It has been an exciting week here for those of us in Washington who are following the education scene.

John Dickert writes from Mount Vernon Farms, Virginia:

It has been an exciting week here for those of us in Washington who are following the education scene.
In one of the counties in Maryland adjacent to Washington, the county executive (in this case, an elected position) has taken over more control of the school system, after first trying to completely override the school board and the office of the school superintendent. Part of what drives this effort is that while that county’s academic scores are not high, its neighboring county to the west has the highest academic scores i the state of Maryland. The first linked article (released April 1st) will relate to that.
Then there was the test scoring scandal which broke in Atlanta. The next two articles (released April 4th) relate to that. The first was by Bill Gates. The second was printed next to it on the Op-ED pages of the Washington Post and relates to an educational incident in Wisconsin. I find that the ideas in the Bill Gates article will run into two roadblocks. The first is teat score envy, the concept that our district needs to keep up with the scores of those of our neighbors. The second is that in Education at the college (or university) level, success is measured by pushing the edge of the envelope in teaching methodology, in a field where success can not be measured until the suggestee is long graduated. When my children went through their pre-collegial schooling they were subjected to several new innovations in education, some of which worked and some of which were disasters. The creators of all these programs were rewarded before any of their programs were proven in the field.
The final attachment was released in our (Fairfax County VA) public library weekly newsletter. It is a recently developed program for aiding parents in assisting with their child’s homework. As it seems very involved, I can posit that only the most helicopterish of parents will be willing to use it.
As a window into my view of high school education when my oldest son entered high school back in 1996, Fairfax County Public Schools only required 3 years of social studies. Our high school offered a 4th year of the program, offered in the Sophomore year, the AP Modern European course. About 150 students would take the course each year offered in 5 periods by one teacher. It was highly sought after. In part due to this program our high school was one of the highest placing high schools on Jay Mathew’s early High School Challenge listings, back when it was only published by the Washington Post. At the time the school was offering only some 5 or 6 AP courses, 2 of which were electives. In the intervening years the AP Challenge Index has gone national, and the AP course offerings have grown geometrically, with the situation that for many courses the only effective college-prep version of a course is the AP course. Initially the AP program was promoted as a way to give high school students a means to have a taste of college. Many high school seniors now are driven to take 4 such courses. AND none of these courses in the social sciences or English, requires the creation of a researched paper. When my youngest child was in high school (she graduated in 2007) I served on a school education committee, and wrote locally about this issue. I never could convince anyone that high school was really about preparing our children for college, not directing them to take the maximum number of College like courses as possible.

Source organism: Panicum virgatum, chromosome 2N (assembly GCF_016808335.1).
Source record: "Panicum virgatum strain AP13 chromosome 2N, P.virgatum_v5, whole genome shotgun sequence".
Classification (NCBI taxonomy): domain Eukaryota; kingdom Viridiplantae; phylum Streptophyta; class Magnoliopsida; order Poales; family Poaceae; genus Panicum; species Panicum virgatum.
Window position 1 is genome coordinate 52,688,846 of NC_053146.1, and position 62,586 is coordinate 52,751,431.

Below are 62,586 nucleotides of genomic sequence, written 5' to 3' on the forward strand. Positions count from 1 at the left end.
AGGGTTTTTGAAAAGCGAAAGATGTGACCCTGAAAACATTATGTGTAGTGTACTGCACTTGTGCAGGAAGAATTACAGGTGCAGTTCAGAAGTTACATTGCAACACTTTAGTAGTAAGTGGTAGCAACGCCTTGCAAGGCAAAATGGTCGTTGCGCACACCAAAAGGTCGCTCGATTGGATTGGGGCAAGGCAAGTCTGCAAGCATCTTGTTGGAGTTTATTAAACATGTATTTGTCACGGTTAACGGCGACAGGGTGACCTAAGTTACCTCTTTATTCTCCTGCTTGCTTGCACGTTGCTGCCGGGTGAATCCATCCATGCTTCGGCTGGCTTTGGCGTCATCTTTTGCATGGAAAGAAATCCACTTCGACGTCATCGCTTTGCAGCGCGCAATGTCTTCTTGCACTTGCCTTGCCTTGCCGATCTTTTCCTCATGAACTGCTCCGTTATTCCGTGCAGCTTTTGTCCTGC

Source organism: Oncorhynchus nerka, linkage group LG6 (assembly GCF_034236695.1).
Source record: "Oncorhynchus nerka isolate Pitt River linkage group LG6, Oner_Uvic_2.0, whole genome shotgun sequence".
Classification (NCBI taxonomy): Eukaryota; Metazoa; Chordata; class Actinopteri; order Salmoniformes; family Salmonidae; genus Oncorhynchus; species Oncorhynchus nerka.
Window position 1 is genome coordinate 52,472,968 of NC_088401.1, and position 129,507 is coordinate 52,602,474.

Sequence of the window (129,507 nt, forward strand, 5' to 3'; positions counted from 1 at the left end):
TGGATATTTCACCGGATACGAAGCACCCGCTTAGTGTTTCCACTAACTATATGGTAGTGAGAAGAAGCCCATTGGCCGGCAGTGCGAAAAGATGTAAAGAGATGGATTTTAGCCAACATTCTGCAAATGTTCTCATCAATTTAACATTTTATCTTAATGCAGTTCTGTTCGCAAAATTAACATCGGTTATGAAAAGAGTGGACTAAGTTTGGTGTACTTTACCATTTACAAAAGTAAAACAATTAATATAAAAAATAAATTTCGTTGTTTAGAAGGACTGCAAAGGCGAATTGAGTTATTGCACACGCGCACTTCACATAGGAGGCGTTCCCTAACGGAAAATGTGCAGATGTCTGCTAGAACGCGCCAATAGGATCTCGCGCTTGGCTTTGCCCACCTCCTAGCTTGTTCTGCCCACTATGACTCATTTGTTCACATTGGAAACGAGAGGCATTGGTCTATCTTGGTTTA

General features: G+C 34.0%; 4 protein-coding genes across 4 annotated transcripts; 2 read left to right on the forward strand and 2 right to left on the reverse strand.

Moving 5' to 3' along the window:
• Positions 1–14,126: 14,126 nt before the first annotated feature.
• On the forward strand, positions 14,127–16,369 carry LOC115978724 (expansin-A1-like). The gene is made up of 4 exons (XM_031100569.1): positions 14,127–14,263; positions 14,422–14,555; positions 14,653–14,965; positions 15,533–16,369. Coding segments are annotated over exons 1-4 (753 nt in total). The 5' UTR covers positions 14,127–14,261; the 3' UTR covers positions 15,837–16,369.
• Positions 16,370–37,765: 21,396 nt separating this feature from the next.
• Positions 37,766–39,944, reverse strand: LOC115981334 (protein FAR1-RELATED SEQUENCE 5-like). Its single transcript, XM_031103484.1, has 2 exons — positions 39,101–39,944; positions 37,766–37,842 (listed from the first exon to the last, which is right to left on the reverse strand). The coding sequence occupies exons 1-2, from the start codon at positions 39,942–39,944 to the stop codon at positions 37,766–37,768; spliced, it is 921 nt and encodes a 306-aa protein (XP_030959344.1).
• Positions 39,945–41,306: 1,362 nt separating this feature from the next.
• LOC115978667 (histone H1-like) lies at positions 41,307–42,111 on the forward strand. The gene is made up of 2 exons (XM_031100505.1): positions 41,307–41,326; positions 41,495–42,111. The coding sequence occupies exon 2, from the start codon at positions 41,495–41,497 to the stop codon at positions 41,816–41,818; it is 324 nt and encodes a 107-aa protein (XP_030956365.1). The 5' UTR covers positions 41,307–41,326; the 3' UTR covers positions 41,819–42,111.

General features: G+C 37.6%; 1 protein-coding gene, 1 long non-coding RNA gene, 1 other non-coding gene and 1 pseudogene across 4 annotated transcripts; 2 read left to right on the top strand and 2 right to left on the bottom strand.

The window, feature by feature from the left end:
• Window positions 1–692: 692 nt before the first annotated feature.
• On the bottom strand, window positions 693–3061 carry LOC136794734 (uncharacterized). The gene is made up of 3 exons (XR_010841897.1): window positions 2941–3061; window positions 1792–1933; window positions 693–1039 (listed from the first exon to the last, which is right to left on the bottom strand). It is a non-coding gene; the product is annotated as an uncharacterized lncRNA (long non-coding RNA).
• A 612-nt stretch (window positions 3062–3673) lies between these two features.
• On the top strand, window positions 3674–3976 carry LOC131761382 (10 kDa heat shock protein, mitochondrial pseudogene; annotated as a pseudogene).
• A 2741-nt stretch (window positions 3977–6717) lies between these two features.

Parents: A New Way To Help Your Kids with Their Homework

Library customers can now access a new resource to help with homework. To learn more about it, teachers and parents can sign up for a 30-minute demonstration on April 17. Online registration required: Wednesday, April 17 at 2 p.m.
This new online service by Literati includes a host of resources such as educational content for K-12 students and adults, informational videos and tutorials and interactive discovery tools. Literati Public has been specifically customized for Virginia libraries. Online tutoring help from certified teachers is offered through the “Homework Help” tab Monday through Thursday from
3 p.m. – 9 p.m. and Saturdays from 9 a.m.-3 p.m. This service is offered to all students in Virginia (Grades 3-12) needing help in math, reading or writing. You can access this resource here. Select Fairfax County Public Library and Go; on the second screen enter your library card number.
There are multiple ways to access this new resource from the library website; here’s one:
Go to the library home page:;
Select Homework help under Library Services in the center column;
Select Find an Online Teacher to Help/Find Resources;
Then follow the steps above (select FCPL and Go/enter your card number).